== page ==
He is England’s leading all-time Test run-scorer and has 72 first-class centuries under his belt.
In 291 Test innings, Sir Alastair Cook was only bowled 35 times, but now 15-year-old Kyran Shackleton can count himself among those who have shattered his stumps.
Cook turned out for Bedfordshire Young Farmers CC in a 12-over game against Potton Town.
But after making 20 from 15 balls, he tried to swing the young seam bowler to the leg-side and his middle stump was knocked back.
“I was expecting to bowl at him, get hit about a bit and that would be it,” Kyran told BBC Three Counties Radio.
“Last night I sat up and watched the video of me bowling him over and over for about an hour. I just can’t get over it.
“He’d hit me for two boundaries in a row. You could see he was starting to move up the gears and then all of a sudden I just got him out.
“No-one really knew what to say. I just walked past him because I didn’t know what to do either.”
Kyran finished with 4-37 from his four overs as the Young Farmers made 128-7, replying to Potton’s 154-3, to lose by 26 runs.
“Kyran was already bowling when Alastair walked in. We had a conversation about keeping to his line and length and trying to imagine it wasn’t who it actually was,” Potton skipper Sean Stevens told BBC Sport.
“He can be a bit hit or miss. He took five wickets in his first game of the season for the Saturday first XI but sometimes he doesn’t bowl as well – he is young and still developing.
“I don’t think he knew what to feel after getting him out. He was beaming from ear to ear – a sort of ‘what have I just done’ look.”
Young Farmers captain Jim Spiers had chosen to field after winning the toss and then had to suffer while Stevens smashed an unbeaten 105 off 55 balls, with six sixes and 11 fours.
Cook – whose wife comes from a farming family and once said “I love it when you’ve got your boots on and you’re standing in three inches of cow muck” – does not regard himself as much of a bowler and his one over towards the end of the Potton innings cost him 14 runs.
“It was surreal to be facing him – you are obviously concentrating on what you are doing and then it’s Alastair Cook bowling from the other end,” Stevens said.
“I’d bowl him for my team. He was putting it on the spot. But it was weird to be involved in a moment like that.”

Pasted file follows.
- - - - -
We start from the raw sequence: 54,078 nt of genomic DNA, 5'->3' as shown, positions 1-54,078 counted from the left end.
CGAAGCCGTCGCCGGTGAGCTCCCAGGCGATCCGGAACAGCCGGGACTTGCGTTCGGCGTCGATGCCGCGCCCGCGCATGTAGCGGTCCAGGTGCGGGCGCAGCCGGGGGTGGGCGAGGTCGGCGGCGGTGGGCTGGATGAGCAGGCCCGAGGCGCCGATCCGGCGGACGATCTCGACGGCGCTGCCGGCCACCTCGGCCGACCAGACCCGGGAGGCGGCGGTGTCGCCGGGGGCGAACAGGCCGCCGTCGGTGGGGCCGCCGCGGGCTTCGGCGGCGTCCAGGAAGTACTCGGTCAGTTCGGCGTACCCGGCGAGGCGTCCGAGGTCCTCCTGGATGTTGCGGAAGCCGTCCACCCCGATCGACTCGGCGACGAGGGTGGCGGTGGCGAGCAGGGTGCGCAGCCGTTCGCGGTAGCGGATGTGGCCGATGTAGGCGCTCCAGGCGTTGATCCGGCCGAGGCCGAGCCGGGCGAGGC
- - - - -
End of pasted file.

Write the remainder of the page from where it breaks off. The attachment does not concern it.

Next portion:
Shackleton, who was not even born when Cook made his first-class debut aged 18, had no idea the Essex batter would be in the opposing side until shortly before the start.
“We were aware that he plays for them occasionally, but didn’t know whether he might turn out or just come to watch,” Stevens said.
“It was only five or 10 minutes before the start that we knew he’d be playing when he walked round the corner of the pavilion with his kit.”
Cook had some photos taken with the Potton players following the game before having a chat with them in the bar – and there were clearly no hard feelings towards Kyran.
“He was really good about it. He seems really nice. He told me I bowled well but we didn’t really speak long enough for him to give me any advice,” he added.
“Some of the shots he played were ridiculous. Anything on the pads he’d just clip off and you didn’t doubt it was going for four.
“He played this one drive, I tried to get my hand down and I just couldn’t get to it. By the time I’d turned round it had already gone to the boundary.
“I didn’t feel he hit it that hard, he kind of just punched it. I’m just so glad I got the chance to bowl at him.”
Cook’s batting pedigree
- 161 Tests, 12,472 runs, 33×100, 57×50, highest score 294
- 92 ODIs, 3,204 runs, 5×100, 19×50, highest score 137
- 330 first-class matches, 25,324 runs, 72×100, 118×50
- 178 List A games, 6,510 runs, 13×100, 38×50
- 32 T20 games, 892 runs, 1×100, 5×50, highest score 100 not out